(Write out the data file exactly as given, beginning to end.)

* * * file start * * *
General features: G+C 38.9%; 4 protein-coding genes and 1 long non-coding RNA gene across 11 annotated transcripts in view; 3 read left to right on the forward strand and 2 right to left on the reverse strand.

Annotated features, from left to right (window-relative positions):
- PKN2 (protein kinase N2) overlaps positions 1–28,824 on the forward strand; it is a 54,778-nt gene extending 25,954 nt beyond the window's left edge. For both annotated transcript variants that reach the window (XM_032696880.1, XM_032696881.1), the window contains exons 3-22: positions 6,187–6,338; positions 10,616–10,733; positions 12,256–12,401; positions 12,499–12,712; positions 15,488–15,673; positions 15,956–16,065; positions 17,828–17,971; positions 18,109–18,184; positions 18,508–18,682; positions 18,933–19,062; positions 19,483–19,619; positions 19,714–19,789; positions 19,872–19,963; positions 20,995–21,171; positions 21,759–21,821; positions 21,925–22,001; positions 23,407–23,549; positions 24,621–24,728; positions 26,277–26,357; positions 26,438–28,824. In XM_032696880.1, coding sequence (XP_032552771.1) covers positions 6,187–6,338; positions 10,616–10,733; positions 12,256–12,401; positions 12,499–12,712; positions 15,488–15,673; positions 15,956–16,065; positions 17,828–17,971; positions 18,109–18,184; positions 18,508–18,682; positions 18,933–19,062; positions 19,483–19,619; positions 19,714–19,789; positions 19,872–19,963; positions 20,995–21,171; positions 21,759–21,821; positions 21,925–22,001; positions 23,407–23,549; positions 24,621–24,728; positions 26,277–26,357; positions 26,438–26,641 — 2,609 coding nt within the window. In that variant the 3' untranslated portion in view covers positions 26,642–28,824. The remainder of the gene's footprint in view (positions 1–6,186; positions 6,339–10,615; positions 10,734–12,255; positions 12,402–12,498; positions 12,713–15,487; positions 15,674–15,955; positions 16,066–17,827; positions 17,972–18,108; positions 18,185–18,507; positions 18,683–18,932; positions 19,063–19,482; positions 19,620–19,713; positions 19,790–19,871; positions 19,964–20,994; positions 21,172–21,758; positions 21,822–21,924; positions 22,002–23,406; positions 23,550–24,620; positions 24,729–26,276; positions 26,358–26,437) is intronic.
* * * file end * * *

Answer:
General features: G+C 38.9%; 4 protein-coding genes and 1 long non-coding RNA gene across 11 annotated transcripts in view; 3 read left to right on the forward strand and 2 right to left on the reverse strand.

Annotated features, from left to right (window-relative positions):
- PKN2 (protein kinase N2) overlaps positions 1–28,824 on the forward strand; it is a 54,778-nt gene extending 25,954 nt beyond the window's left edge. For both annotated transcript variants that reach the window (XM_032696880.1, XM_032696881.1), the window contains exons 3-22: positions 6,187–6,338; positions 10,616–10,733; positions 12,256–12,401; positions 12,499–12,712; positions 15,488–15,673; positions 15,956–16,065; positions 17,828–17,971; positions 18,109–18,184; positions 18,508–18,682; positions 18,933–19,062; positions 19,483–19,619; positions 19,714–19,789; positions 19,872–19,963; positions 20,995–21,171; positions 21,759–21,821; positions 21,925–22,001; positions 23,407–23,549; positions 24,621–24,728; positions 26,277–26,357; positions 26,438–28,824. In XM_032696880.1, coding sequence (XP_032552771.1) covers positions 6,187–6,338; positions 10,616–10,733; positions 12,256–12,401; positions 12,499–12,712; positions 15,488–15,673; positions 15,956–16,065; positions 17,828–17,971; positions 18,109–18,184; positions 18,508–18,682; positions 18,933–19,062; positions 19,483–19,619; positions 19,714–19,789; positions 19,872–19,963; positions 20,995–21,171; positions 21,759–21,821; positions 21,925–22,001; positions 23,407–23,549; positions 24,621–24,728; positions 26,277–26,357; positions 26,438–26,641 — 2,609 coding nt within the window. In that variant the 3' untranslated portion in view covers positions 26,642–28,824. The remainder of the gene's footprint in view (positions 1–6,186; positions 6,339–10,615; positions 10,734–12,255; positions 12,402–12,498; positions 12,713–15,487; positions 15,674–15,955; positions 16,066–17,827; positions 17,972–18,108; positions 18,185–18,507; positions 18,683–18,932; positions 19,063–19,482; positions 19,620–19,713; positions 19,790–19,871; positions 19,964–20,994; positions 21,172–21,758; positions 21,822–21,924; positions 22,002–23,406; positions 23,550–24,620; positions 24,729–26,276; positions 26,358–26,437) is intronic.